Saunders, Real Estate, Hamptons

Hamptons Life

Jun 1, 2010 12:34 PMPublication: The East Hampton Press & The Southampton Press

Visitors help installation evolve at Glenn Horowitz Booksellers in East Hampton

Jun 1, 2010 12:34 PM

The black bookcase moves. It swivels on a base shaped like a lightning bolt and gently twirls the 102 books tucked within its rectangular compartments. At first, the books on the shelves were the ones Sarah Palin allegedly wanted removed from the local library when she was mayor of Wasilla, Alaska.

On Saturday, everything changed. Books were swapped for others in red covers during the opening of “The Book Exchange” at Glenn Horowitz Bookseller in East Hampton. The centerpiece of the solo show by Warren Neidich is a massive bookcase that also functions as a moving sculpture.

The artwork is designed to channel non-commercial exchange, or barter, as a means of overriding the capitalist system of exchange, Mr. Neidich said. Installed in a store that is also a gallery, “The Book Exchange” exhibition presents two economic systems at once, he said.

Members of the public were asked to exchange a red-covered book for one on the shelves. Each book removed was stamped to identify it as part of the exhibition and signed by the artist. Each exchange was recorded on paper (name, book supplied, and book taken) and the information written along a red line drawn on the walls surrounding the installation.

The color red was selected for its dual identification with the People’s Republic of China, the Soviet Union and communism in general as well as Russian Constructivism, which contended that society could be transformed through art, Mr. Neidich explained. When the piece is “completed,” the color red will fill the shelves, turning the piece into art that conjures a color field painting, Mr. Neidich said.

“The Book Exchange” also examines the line between public and private, explores the transparency of ideas, engages the community, and changes with the interaction. Historically, Mr. Neidich’s artwork and many of his projects have dealt with the quality of flaws and the power of art to reflect on society’s norms. “The Book Exchange” is no exception.

The book titles included were allegedly targeted by Ms. Palin for removal from her local library. At this point, no one can say conclusively if she really tried to ban these books or even compiled the widely-circulated list. Where truth or falsehood lies is not important to the piece, Mr. Neidich said. The list represents data reflecting the way in which much of accepted information is flawed in some way.

The photographs in the upstairs gallery made by Mr. Neidich explore the same notion. Each of the six images has a prominent red or green circle interrupting a peaceful ocean view. In most, an oval yellow imperfection appears.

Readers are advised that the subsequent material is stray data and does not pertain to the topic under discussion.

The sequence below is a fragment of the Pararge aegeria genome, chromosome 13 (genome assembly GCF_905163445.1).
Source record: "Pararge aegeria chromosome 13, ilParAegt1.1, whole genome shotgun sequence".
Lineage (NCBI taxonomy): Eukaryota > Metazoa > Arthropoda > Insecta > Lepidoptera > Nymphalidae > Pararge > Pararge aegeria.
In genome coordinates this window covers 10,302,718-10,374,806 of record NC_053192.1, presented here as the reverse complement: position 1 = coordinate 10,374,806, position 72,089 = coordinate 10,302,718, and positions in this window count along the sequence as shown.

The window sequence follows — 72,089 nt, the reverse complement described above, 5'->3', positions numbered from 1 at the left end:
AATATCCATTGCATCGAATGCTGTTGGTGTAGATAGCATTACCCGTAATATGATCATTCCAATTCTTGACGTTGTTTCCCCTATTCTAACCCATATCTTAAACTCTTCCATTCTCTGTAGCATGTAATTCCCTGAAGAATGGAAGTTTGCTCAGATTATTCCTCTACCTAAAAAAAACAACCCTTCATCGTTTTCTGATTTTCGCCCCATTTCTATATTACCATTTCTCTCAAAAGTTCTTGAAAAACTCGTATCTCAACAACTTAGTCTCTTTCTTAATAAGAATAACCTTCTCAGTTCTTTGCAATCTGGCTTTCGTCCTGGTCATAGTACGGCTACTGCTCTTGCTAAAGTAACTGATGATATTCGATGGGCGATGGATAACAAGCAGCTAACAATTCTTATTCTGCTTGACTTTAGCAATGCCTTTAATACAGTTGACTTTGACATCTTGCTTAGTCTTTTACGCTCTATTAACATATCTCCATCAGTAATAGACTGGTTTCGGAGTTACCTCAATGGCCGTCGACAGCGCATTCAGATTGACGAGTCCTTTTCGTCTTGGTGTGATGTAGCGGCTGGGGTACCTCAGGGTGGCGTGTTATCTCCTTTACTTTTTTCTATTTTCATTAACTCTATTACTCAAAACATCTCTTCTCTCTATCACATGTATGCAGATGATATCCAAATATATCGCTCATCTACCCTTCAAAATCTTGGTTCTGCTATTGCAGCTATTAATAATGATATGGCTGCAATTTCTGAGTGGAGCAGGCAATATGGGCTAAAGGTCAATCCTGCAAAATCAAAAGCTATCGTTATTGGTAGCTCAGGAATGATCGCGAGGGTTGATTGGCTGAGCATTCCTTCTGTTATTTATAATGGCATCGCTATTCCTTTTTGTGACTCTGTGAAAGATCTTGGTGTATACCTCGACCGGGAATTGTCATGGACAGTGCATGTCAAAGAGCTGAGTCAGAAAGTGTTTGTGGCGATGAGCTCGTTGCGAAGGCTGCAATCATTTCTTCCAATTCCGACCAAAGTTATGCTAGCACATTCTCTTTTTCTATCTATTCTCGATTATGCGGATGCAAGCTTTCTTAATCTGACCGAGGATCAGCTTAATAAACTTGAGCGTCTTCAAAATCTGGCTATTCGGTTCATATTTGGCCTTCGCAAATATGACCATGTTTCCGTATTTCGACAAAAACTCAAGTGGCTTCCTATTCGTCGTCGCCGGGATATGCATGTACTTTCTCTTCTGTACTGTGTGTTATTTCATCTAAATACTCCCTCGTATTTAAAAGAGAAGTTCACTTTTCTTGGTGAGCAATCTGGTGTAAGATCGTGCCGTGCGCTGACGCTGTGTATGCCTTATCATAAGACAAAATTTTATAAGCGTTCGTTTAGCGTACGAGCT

The yellow ovals are the product of optical equipment used to check eye alignment and movement, Mr. Neidich explained. To create the photos, the artist affixed a red and green lens to a Nikon camera to simulate the way a Lancaster anaglyph glass apparatus works in diagnosing optical imperfection. As the images reflect, the optical equipment is flawed. The photographs are part of Mr. Neidich’s “Double Vision” series.

The exhibition includes a case containing the adapted camera used to make the images. Some of Marcel Duchamp’s concentric circles, created during his precision optical experiments, are also on display, along with some of Mr. Duchamp’s handmade stereopticon slides.

“The Book Exchange” was constructed in Germany and shipped to the East Hampton book shop by Mr. Neidich, who lives in Berlin and New York City and has ties to East Hampton. The artwork was good fit for the space, as Glenn Horowitz Bookseller specializes in art books and holds art shows each season.

Another component of the exhibition is a round piece installed on the first floor near “The Book Exchange.” The words “Their Minds Resist Our Minds Resistance” are cut into a silver surface backed by a mirror. The piece is installed so viewers can gaze into the work and see their reflection as part of the art.

“Their Minds Resist” and the “Double Vision” photographs are “footnotes” to the creation of “The Book Exchange,” Mr. Neidich said. Both explore ideas and themes that crystallized in the process-oriented work. “The Book Exchange” is part of the post-postmodern tradition, he said, representing an evolution of the postmodern art movement.

Mr. Neidich exhibits around the world and his work is held in collections throughout Europe and North America. He won the 2010 Vilem Flusser Theory Award for his research paper, “Neuropower,” arguing that culture has a bigger impact than nature on “sculpting the brain” and has become the primary force of epigenesis.

Mr. Neidich’s work can be viewed at www.warrenneidich.com. “The Book Exchange” will remain on view through June 29 at Glenn Horowitz Bookseller, 87 Newtown Lane, East Hampton. For information, visit www.ghbookseller.com.

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Art in the service of the state. Truth is not important. Much information is flawed.
Barter in a bookstore/gallery doesn't pay the rent. Ideas to explore.

I wonder if Mr.Neidich gives away his art or if he sells it for money.

Great article. My compliments to the writer.

By Montaukette (46), Waterland on Jun 4, 10 2:47 PM